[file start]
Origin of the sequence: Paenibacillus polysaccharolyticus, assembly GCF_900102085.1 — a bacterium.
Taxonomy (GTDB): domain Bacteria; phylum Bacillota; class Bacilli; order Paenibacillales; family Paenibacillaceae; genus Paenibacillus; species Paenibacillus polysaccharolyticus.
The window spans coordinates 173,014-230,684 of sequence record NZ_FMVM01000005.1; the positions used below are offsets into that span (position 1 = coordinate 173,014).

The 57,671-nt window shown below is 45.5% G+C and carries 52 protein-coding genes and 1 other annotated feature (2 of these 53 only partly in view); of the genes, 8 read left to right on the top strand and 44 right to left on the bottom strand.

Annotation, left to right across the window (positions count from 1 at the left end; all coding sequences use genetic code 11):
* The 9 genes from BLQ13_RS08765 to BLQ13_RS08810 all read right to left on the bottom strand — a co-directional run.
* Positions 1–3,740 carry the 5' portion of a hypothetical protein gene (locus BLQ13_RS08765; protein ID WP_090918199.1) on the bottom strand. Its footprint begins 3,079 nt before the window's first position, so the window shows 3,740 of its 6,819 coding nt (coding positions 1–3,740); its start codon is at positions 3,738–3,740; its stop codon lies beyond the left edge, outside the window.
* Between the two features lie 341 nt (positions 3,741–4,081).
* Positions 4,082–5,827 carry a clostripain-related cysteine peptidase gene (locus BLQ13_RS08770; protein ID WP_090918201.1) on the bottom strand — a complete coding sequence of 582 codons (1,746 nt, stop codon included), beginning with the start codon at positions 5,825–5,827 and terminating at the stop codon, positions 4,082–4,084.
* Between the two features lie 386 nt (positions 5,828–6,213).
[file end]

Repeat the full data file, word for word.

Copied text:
Origin of the sequence: Paenibacillus polysaccharolyticus, assembly GCF_900102085.1 — a bacterium.
Taxonomy (GTDB): domain Bacteria; phylum Bacillota; class Bacilli; order Paenibacillales; family Paenibacillaceae; genus Paenibacillus; species Paenibacillus polysaccharolyticus.
The window spans coordinates 173,014-230,684 of sequence record NZ_FMVM01000005.1; the positions used below are offsets into that span (position 1 = coordinate 173,014).

The 57,671-nt window shown below is 45.5% G+C and carries 52 protein-coding genes and 1 other annotated feature (2 of these 53 only partly in view); of the genes, 8 read left to right on the top strand and 44 right to left on the bottom strand.

Annotation, left to right across the window (positions count from 1 at the left end; all coding sequences use genetic code 11):
* The 9 genes from BLQ13_RS08765 to BLQ13_RS08810 all read right to left on the bottom strand — a co-directional run.
* Positions 1–3,740 carry the 5' portion of a hypothetical protein gene (locus BLQ13_RS08765; protein ID WP_090918199.1) on the bottom strand. Its footprint begins 3,079 nt before the window's first position, so the window shows 3,740 of its 6,819 coding nt (coding positions 1–3,740); its start codon is at positions 3,738–3,740; its stop codon lies beyond the left edge, outside the window.
* Between the two features lie 341 nt (positions 3,741–4,081).
* Positions 4,082–5,827 carry a clostripain-related cysteine peptidase gene (locus BLQ13_RS08770; protein ID WP_090918201.1) on the bottom strand — a complete coding sequence of 582 codons (1,746 nt, stop codon included), beginning with the start codon at positions 5,825–5,827 and terminating at the stop codon, positions 4,082–4,084.
* Between the two features lie 386 nt (positions 5,828–6,213).